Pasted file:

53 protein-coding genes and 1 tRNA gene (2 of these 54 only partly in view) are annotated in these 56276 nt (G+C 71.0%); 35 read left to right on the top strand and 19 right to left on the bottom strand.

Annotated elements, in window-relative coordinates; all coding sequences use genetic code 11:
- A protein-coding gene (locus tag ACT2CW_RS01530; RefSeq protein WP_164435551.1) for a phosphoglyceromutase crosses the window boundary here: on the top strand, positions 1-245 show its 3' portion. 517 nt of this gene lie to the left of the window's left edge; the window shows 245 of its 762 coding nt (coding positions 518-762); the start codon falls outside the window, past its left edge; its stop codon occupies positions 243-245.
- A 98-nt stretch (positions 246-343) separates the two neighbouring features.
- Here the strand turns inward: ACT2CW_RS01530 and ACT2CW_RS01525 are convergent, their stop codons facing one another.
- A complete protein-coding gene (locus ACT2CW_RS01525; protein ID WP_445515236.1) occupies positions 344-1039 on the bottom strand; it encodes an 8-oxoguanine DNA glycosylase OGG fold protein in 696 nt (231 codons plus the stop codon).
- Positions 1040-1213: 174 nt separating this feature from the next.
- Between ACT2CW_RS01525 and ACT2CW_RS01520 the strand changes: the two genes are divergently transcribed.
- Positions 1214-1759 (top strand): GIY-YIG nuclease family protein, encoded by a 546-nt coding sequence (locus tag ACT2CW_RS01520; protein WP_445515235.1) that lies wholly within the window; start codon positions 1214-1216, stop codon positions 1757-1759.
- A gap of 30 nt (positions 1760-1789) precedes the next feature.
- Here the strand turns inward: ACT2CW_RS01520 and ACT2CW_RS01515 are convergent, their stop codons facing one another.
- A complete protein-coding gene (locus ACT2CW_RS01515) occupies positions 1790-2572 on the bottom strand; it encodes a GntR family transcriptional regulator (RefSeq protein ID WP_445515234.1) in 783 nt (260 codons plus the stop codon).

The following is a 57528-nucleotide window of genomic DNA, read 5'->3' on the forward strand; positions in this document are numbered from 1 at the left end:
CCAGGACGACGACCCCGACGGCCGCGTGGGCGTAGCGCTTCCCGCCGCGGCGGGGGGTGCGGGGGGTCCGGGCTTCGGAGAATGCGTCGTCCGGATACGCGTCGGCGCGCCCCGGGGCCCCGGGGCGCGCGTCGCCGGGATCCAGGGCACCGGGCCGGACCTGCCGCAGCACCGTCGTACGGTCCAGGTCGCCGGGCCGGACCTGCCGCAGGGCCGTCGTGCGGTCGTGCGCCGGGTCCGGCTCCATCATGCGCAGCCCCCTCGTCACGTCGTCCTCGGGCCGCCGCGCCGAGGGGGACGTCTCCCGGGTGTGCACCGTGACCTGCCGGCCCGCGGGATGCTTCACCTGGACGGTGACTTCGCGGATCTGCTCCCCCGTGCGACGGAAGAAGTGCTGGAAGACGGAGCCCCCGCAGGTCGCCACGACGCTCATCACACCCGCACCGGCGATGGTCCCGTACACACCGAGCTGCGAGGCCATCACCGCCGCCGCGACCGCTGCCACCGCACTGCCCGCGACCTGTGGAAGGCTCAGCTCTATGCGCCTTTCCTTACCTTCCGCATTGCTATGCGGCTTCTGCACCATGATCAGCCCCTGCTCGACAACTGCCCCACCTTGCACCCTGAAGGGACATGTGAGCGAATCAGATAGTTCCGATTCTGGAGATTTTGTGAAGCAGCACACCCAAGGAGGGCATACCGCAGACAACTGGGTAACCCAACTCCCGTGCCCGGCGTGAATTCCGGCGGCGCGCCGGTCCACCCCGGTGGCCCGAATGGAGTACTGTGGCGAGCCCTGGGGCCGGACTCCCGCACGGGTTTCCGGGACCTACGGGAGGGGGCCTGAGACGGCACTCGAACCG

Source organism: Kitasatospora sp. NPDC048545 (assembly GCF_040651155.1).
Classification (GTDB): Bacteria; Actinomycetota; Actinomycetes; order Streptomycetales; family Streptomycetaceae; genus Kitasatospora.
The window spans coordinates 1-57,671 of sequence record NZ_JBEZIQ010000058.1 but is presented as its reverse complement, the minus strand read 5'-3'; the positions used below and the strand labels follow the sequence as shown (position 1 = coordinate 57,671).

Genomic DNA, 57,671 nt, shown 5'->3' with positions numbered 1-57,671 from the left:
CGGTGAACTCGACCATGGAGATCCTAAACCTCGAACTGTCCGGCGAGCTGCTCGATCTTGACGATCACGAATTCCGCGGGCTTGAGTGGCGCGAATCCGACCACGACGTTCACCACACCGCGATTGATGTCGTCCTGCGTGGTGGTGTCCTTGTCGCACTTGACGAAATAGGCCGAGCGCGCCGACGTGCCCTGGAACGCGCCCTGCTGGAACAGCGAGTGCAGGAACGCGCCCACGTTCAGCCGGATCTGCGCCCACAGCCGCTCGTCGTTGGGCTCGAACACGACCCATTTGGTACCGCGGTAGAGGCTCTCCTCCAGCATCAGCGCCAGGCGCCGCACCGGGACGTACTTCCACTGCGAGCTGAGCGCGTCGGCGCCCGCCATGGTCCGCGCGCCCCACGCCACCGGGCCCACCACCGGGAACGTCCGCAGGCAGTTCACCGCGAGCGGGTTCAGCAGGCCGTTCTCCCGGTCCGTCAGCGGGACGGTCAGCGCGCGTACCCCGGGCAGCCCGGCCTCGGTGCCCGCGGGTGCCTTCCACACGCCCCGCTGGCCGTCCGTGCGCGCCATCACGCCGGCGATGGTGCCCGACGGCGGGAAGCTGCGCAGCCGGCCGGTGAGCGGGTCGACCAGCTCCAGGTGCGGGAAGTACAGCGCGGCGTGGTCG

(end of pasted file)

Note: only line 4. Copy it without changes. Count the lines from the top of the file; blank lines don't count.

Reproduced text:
- A 98-nt stretch (positions 246-343) separates the two neighbouring features.